Tolerance is a central concept for a society’s democratic foundations. Many forms of populism threaten tolerance and are a growing concern for consolidated liberal democracies as well developing ones. Right-wing ideology, heightened nationalism, and xenophobic rhetoric toward
minorities are threatening social cohesion, public unity, and liberal values. Turkey, subject to various destabilizing recent events, faces specific challenges amid political, social, and economic uncertainties. Using two waves of a nationally representative survey, conducted after each of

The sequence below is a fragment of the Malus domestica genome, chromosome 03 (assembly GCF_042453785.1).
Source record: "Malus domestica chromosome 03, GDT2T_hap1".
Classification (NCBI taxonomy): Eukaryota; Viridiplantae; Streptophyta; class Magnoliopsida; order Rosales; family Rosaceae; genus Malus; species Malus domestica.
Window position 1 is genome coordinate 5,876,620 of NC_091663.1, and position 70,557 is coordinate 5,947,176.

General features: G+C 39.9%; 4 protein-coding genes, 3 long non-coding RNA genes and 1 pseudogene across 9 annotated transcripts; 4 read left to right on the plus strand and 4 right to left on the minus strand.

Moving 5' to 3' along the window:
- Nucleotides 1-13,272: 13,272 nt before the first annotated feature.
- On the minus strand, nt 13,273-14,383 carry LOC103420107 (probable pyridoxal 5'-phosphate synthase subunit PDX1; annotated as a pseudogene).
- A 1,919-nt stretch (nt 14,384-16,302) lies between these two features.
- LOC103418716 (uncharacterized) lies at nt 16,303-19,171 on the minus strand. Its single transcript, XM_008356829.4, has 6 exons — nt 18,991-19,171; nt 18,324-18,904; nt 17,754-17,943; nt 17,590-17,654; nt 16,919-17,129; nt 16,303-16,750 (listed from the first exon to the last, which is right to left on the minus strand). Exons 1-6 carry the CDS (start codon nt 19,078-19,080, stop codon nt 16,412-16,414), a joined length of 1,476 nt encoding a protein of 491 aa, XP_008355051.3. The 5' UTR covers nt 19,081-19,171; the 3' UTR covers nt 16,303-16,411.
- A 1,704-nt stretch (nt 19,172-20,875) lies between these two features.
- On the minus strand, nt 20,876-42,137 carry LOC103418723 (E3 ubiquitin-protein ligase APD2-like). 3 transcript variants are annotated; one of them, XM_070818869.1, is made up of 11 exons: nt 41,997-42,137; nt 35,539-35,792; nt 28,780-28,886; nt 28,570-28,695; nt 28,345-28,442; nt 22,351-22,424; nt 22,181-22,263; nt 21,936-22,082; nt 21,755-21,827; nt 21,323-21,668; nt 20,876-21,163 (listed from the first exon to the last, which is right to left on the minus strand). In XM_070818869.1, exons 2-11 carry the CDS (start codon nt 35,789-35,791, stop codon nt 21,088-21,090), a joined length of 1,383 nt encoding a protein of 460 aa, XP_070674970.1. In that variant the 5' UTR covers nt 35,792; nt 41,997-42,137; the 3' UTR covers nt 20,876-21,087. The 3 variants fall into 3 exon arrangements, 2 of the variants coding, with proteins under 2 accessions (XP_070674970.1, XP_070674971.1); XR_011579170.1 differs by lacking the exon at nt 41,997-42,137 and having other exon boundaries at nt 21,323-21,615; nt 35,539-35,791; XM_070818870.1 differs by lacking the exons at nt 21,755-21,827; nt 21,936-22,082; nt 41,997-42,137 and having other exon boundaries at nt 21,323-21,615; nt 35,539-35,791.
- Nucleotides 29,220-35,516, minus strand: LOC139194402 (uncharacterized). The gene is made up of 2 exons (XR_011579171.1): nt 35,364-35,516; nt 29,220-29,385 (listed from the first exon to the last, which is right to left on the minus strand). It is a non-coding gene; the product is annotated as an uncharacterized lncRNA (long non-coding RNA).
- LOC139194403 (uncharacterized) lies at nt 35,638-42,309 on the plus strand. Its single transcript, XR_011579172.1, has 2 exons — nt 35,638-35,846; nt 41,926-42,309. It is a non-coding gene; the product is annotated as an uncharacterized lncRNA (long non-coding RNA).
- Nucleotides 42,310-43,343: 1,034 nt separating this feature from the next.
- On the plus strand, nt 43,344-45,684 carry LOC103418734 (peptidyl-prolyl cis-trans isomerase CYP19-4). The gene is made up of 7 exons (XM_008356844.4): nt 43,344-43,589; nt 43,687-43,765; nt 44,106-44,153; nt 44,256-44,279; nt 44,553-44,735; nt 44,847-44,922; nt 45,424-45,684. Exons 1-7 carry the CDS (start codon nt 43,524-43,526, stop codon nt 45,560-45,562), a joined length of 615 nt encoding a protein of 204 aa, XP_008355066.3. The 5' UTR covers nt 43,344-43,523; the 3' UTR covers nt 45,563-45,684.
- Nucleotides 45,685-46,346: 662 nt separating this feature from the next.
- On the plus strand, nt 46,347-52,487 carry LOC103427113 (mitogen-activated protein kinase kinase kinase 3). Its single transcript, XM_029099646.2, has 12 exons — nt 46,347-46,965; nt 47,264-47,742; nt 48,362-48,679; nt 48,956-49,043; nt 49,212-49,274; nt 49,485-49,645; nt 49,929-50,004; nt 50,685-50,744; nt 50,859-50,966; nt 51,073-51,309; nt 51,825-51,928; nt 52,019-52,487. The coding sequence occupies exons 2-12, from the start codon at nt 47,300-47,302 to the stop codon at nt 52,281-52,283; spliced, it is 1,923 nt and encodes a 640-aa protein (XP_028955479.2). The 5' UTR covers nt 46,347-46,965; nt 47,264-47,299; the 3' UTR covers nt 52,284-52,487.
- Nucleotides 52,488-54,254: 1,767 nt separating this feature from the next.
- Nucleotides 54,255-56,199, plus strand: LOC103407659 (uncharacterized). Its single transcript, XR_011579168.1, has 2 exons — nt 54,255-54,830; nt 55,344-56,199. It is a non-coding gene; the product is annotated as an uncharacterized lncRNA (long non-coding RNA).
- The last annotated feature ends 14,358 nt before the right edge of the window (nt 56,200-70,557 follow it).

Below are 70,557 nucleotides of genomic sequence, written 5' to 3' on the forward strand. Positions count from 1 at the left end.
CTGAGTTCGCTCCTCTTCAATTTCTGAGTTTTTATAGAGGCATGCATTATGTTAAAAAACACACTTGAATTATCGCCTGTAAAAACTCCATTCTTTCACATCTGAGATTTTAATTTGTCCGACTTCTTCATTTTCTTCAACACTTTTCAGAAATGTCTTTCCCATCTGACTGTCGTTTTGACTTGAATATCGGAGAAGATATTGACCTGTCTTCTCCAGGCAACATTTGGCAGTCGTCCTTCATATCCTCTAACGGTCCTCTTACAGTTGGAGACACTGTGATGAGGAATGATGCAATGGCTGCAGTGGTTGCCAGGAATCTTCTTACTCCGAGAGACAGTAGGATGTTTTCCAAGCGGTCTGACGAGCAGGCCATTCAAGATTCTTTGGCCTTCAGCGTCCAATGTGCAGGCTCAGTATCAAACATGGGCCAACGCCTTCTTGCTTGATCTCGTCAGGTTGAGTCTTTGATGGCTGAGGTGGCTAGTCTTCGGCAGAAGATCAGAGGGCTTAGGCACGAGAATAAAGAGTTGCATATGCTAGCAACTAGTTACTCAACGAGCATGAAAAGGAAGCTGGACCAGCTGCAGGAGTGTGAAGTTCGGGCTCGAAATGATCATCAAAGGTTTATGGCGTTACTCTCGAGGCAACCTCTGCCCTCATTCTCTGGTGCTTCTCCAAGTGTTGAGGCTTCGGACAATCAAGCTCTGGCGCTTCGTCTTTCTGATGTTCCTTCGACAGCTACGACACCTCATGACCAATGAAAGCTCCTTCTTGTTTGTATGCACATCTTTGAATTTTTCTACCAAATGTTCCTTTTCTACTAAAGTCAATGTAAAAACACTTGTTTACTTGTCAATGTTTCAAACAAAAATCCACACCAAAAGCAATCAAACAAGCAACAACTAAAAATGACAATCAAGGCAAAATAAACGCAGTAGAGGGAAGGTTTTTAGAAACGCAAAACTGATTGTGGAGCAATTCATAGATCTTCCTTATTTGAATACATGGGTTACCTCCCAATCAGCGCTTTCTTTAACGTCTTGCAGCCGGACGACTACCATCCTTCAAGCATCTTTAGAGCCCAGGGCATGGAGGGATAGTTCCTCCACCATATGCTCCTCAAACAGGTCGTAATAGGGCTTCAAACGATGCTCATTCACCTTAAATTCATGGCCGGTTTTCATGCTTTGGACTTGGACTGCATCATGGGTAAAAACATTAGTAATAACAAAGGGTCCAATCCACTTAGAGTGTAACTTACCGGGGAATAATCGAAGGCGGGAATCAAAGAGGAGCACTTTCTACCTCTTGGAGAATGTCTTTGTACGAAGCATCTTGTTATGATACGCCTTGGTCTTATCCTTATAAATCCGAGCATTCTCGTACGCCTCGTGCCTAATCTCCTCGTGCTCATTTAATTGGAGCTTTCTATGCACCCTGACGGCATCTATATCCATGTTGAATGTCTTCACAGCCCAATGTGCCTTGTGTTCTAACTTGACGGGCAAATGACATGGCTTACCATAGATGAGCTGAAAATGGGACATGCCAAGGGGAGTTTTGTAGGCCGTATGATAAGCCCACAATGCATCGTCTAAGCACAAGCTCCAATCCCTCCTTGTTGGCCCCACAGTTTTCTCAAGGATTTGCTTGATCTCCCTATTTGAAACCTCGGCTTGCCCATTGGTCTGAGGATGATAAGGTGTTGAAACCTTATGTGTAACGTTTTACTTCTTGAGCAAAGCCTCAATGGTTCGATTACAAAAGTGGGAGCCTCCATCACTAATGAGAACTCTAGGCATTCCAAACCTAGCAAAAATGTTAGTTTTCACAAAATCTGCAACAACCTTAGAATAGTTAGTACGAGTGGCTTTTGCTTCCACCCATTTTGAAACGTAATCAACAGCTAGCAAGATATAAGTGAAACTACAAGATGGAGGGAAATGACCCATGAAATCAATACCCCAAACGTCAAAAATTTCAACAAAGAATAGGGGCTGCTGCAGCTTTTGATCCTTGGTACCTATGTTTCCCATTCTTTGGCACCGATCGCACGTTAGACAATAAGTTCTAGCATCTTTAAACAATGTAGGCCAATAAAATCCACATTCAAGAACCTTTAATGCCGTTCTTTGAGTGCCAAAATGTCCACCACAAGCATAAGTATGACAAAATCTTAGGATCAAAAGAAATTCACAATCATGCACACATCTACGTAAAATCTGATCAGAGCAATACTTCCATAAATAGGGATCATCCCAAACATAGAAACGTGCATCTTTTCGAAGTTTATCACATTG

two general elections in 2015, we studied changes in the behavioral indicators of intolerance in the Turkish electorate. We found that perceived threat and prejudice explain changes in public intolerance during this period. We discuss the implications of our results for the standing of democracy
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